This condition, called corneal arcus sometimes referred to as Arcus Senilis, are lipid (fatty) deposits that appear first as arcs then as rings on the outer region of the cornea. The cornea is the clear dome shaped window in the front of the eye. These rings are usually gray, white or blueish giving the illusion of two different eye colors and are usually opaque. Corneal arcus consists of cholesterol, phospholipids and triglycerides.
The cloudy ring may seem like it would make it harder for you to see, however, it doesn’t affect your vision, it is not dangerous, but it won’t go away either. It is just a benign sign of aging. Arcus is common in older adults.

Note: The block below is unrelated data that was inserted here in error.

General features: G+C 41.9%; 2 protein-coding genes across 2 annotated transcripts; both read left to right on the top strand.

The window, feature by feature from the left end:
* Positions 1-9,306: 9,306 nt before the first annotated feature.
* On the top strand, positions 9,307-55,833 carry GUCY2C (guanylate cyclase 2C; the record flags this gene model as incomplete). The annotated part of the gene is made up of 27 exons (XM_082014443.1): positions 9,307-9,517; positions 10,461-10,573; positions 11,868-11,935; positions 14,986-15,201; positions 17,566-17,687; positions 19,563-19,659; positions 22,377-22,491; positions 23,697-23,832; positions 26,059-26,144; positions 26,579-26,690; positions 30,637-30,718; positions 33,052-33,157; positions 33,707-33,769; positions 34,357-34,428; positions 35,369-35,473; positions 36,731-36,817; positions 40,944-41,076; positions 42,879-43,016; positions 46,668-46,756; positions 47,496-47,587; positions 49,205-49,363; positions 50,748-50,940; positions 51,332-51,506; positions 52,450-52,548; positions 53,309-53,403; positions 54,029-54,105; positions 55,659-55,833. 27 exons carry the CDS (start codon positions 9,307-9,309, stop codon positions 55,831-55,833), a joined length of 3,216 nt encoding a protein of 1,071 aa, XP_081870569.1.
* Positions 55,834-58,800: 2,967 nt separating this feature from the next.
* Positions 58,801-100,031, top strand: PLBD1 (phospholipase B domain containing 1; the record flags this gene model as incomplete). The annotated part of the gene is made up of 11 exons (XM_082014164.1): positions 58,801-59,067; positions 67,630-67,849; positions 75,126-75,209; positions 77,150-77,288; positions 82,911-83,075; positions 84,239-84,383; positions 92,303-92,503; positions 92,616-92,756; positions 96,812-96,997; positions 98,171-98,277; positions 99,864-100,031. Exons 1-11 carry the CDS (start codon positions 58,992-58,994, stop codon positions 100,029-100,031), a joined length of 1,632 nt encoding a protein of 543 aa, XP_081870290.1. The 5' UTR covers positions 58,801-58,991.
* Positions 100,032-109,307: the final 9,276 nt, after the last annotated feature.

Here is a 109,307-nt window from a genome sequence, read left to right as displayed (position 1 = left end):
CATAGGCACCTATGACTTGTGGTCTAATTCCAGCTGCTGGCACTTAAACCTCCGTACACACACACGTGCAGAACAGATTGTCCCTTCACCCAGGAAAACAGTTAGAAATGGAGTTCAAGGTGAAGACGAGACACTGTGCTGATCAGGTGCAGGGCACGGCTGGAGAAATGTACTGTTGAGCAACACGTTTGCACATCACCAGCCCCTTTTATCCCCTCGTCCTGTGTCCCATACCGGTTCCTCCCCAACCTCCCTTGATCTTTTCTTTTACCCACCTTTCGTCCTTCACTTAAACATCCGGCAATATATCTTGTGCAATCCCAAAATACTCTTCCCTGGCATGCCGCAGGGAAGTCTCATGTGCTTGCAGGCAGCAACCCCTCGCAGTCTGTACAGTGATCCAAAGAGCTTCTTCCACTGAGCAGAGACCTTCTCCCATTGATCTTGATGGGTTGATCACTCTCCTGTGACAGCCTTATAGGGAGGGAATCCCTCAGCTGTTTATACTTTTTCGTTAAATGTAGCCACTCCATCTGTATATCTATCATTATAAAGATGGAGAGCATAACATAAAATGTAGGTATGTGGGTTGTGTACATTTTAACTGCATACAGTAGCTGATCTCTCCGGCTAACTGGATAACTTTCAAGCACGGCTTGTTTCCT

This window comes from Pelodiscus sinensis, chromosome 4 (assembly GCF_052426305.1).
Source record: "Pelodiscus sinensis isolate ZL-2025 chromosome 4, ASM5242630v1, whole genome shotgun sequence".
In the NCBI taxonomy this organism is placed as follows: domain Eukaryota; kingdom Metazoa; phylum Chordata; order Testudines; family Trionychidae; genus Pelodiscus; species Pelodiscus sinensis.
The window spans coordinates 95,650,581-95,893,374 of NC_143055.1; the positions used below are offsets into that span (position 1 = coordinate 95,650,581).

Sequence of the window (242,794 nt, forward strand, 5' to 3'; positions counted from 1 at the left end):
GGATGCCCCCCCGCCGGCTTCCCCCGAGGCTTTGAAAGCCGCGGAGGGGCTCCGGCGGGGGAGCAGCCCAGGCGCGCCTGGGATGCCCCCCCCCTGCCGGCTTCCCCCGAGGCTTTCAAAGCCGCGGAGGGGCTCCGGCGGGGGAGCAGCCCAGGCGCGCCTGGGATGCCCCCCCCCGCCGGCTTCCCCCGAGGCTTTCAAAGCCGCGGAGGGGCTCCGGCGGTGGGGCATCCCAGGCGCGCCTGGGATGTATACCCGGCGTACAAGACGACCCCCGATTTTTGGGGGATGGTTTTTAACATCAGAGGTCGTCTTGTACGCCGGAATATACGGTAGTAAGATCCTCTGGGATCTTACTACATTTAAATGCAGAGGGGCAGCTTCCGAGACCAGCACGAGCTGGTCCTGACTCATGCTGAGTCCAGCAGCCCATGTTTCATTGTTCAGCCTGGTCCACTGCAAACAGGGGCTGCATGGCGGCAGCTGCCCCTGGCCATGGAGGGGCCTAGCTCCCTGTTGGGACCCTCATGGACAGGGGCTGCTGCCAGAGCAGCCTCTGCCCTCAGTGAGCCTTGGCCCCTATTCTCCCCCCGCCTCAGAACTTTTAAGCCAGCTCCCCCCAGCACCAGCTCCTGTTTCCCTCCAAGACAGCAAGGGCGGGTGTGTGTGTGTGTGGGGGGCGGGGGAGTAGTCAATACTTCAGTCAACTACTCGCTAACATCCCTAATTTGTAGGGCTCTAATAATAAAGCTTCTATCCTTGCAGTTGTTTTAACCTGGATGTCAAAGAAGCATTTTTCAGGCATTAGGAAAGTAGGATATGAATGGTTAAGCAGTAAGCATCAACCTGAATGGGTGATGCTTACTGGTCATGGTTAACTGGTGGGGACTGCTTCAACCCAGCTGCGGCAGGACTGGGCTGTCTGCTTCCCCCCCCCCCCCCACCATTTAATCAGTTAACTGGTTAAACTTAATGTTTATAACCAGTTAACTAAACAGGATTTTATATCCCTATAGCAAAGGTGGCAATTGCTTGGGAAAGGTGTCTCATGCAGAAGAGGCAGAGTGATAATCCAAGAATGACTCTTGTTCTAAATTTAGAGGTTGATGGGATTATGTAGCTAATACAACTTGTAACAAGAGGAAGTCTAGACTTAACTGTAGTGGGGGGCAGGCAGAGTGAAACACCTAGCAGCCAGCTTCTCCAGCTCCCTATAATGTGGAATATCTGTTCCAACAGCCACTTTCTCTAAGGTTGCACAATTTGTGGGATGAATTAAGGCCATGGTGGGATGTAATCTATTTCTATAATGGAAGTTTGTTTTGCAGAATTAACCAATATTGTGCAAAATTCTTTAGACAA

When it does occur in patients before the age of 40 there is more of a concern. Blood tests are definitely recommended to rule out lipid and cholesterol abnormalities. There is a chance of what is known as familial hyperlipidemia, a disorder that is passed down through families. It causes very high levels of “bad” cholesterol and is linked to an increased risk of heart disease. Corneal arcus in only one eye could be a sign of decreased blood flow to the eye without the arcus due to carotid artery disease or ocular hypotony. You always want to consult a medical professional to confirm there are no underlying conditions. Many times we see not just sight threatening conditions, but sometimes life-threatening that can be seen in the smaller parts of the eye before they are found in other parts of the body.